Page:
This essay is a very belated response to a " part 1 " published in February 2015. The gist of that essay was a response to a corre...
Monday, August 29, 2011
MYTHCOMICS #26: ZATANNA #1-4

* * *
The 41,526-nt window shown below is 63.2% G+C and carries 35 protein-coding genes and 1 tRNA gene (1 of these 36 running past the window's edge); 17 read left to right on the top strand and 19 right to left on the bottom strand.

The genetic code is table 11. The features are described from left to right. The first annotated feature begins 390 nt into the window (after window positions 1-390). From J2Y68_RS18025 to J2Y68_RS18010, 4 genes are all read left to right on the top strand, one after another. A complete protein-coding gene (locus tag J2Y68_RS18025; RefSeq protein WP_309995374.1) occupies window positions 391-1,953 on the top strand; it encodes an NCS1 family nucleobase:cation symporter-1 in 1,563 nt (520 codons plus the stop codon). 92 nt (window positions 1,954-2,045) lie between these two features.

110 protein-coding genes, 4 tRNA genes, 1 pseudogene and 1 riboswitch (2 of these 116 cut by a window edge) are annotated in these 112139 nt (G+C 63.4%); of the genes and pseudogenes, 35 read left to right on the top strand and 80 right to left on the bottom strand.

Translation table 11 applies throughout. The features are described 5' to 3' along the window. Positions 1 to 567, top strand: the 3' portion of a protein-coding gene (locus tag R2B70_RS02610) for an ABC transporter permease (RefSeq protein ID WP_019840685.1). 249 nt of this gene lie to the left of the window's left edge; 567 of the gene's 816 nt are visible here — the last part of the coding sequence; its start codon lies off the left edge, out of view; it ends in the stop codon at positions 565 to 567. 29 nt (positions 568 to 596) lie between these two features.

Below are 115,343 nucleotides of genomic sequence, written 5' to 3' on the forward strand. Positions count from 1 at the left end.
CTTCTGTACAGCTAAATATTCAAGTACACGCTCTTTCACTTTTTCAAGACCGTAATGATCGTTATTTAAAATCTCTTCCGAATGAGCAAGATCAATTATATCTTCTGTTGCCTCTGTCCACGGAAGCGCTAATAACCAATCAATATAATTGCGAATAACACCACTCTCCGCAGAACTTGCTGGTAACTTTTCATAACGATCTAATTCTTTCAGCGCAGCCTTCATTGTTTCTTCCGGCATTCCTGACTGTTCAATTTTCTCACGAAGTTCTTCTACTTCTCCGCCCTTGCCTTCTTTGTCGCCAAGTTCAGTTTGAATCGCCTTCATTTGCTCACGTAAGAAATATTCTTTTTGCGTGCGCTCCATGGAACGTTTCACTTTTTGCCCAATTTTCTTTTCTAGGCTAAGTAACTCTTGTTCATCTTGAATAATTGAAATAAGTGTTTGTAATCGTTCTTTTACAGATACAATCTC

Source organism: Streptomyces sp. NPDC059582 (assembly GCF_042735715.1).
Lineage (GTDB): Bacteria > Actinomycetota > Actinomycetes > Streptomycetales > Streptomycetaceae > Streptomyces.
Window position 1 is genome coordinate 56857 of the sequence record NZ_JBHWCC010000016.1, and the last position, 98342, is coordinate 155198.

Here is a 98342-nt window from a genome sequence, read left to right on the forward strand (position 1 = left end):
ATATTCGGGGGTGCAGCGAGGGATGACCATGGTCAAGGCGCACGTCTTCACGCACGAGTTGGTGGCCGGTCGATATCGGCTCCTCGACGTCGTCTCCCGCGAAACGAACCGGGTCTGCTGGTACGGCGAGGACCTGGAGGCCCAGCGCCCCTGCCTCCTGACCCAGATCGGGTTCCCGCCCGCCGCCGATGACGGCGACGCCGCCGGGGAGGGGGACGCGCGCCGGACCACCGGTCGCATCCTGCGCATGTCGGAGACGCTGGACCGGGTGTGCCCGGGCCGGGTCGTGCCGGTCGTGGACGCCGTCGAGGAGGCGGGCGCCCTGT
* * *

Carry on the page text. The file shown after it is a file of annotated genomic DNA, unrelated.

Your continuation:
PLOT-SUMMARY (script: Morrison; art: Sook): During a visit to her superhero support-group Zatanna confesses that despite her vaunted Justice League status, she’s a “spellaholic” with severe self-esteem issues, and that she may have helped bring about a new apocalypse. Prior to making a journey with some fellow mystics into a magical dimension, searching for the magical books of her late father Zatara, Zatanna casts a spell to conjure forth her ideal man. Zatanna’s allies die because of her recklessness, but she gains a new ally, runaway teenage girl Misty Kilgore, who wants to become Zatanna’s apprentice. Zatanna, seeking to control the conjured entity (aka “Gwydion”), seeks advice from occult expert Cassanadra Craft. Cassandra reveals that she was visited by a strange male magician who left behind a top hat for Zatanna and makes a mysterious reference to Zatara’s books: his image suggests that Zatara himself may have returned from death. After Zatanna uses her powers (as well as the top hat) to subdue Gwydion, she and Misty go on the road to train Misty. They encounter the ghost of Ali-ka-Zoom, a magician who in life was a member of a gang of heroic kids, the Newsboy Army. Ali-ka-Zoom persuades Zatanna and Misty to transport him to the estate of the magician’s old team-mate Kid Scarface, but by the time they all arrive, the “Kid” has been killed by the faery-folk known as the Sheeda. The magician conducts the spirit of his old friend to the afterlife while Zatanna grapples with two revelations: (1) that the Sheeda are one of the forces threatening to doom Earth, and (2) that Misty is destined to be the Sheeda’s new queen if the current ruler Gloriana is ever deposed. Zatanna then goes looking for more answers, and learns that the mysterious top-hatted man was not her father, but a lookalike magician: Zor, a renegade member of the “Time Tailors” who decided to change the cosmic design by helping the Sheeda. Zor tries to conquer Zatanna by transforming her into “Zorina,” an image of what she would’ve been like as his daughter, but she throws off his influence and uses the shapechanger Gwydion to fight Zor’s magic. Zatanna manages to subdue Zor long enough to break into the mystic dimension of the Time Tailors, who take Zor prisoner. Zatanna meets the spirit of Zatara, who reveals to her that she herself is the incarnation of his so-called “magical books.” Back in the real world Zatanna puzzles over the encounter until she is summoned to the final battle with the forces of Gloriana.